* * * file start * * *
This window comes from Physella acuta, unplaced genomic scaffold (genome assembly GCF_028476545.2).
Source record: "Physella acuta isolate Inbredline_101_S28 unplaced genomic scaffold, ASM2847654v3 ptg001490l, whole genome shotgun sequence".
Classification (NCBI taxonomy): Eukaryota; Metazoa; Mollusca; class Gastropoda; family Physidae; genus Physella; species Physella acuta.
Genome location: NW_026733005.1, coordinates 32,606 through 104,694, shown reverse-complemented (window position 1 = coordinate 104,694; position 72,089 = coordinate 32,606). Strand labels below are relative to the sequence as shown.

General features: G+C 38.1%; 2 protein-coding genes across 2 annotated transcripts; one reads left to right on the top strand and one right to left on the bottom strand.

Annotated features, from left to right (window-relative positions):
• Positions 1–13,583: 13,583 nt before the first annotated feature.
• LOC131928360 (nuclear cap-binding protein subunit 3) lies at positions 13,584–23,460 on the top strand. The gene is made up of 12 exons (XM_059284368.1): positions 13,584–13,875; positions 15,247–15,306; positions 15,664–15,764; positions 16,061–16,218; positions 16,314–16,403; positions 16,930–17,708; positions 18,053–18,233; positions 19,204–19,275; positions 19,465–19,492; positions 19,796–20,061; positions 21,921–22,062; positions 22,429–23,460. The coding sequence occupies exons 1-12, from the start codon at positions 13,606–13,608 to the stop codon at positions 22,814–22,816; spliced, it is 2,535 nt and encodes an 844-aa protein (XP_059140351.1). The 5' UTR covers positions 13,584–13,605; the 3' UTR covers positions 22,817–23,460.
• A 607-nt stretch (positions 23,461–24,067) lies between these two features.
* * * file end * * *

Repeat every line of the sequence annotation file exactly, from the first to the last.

This window comes from Physella acuta, unplaced genomic scaffold (genome assembly GCF_028476545.2).
Source record: "Physella acuta isolate Inbredline_101_S28 unplaced genomic scaffold, ASM2847654v3 ptg001490l, whole genome shotgun sequence".
Classification (NCBI taxonomy): Eukaryota; Metazoa; Mollusca; class Gastropoda; family Physidae; genus Physella; species Physella acuta.
Genome location: NW_026733005.1, coordinates 32,606 through 104,694, shown reverse-complemented (window position 1 = coordinate 104,694; position 72,089 = coordinate 32,606). Strand labels below are relative to the sequence as shown.

General features: G+C 38.1%; 2 protein-coding genes across 2 annotated transcripts; one reads left to right on the top strand and one right to left on the bottom strand.

Annotated features, from left to right (window-relative positions):
• Positions 1–13,583: 13,583 nt before the first annotated feature.
• LOC131928360 (nuclear cap-binding protein subunit 3) lies at positions 13,584–23,460 on the top strand. The gene is made up of 12 exons (XM_059284368.1): positions 13,584–13,875; positions 15,247–15,306; positions 15,664–15,764; positions 16,061–16,218; positions 16,314–16,403; positions 16,930–17,708; positions 18,053–18,233; positions 19,204–19,275; positions 19,465–19,492; positions 19,796–20,061; positions 21,921–22,062; positions 22,429–23,460. The coding sequence occupies exons 1-12, from the start codon at positions 13,606–13,608 to the stop codon at positions 22,814–22,816; spliced, it is 2,535 nt and encodes an 844-aa protein (XP_059140351.1). The 5' UTR covers positions 13,584–13,605; the 3' UTR covers positions 22,817–23,460.
• A 607-nt stretch (positions 23,461–24,067) lies between these two features.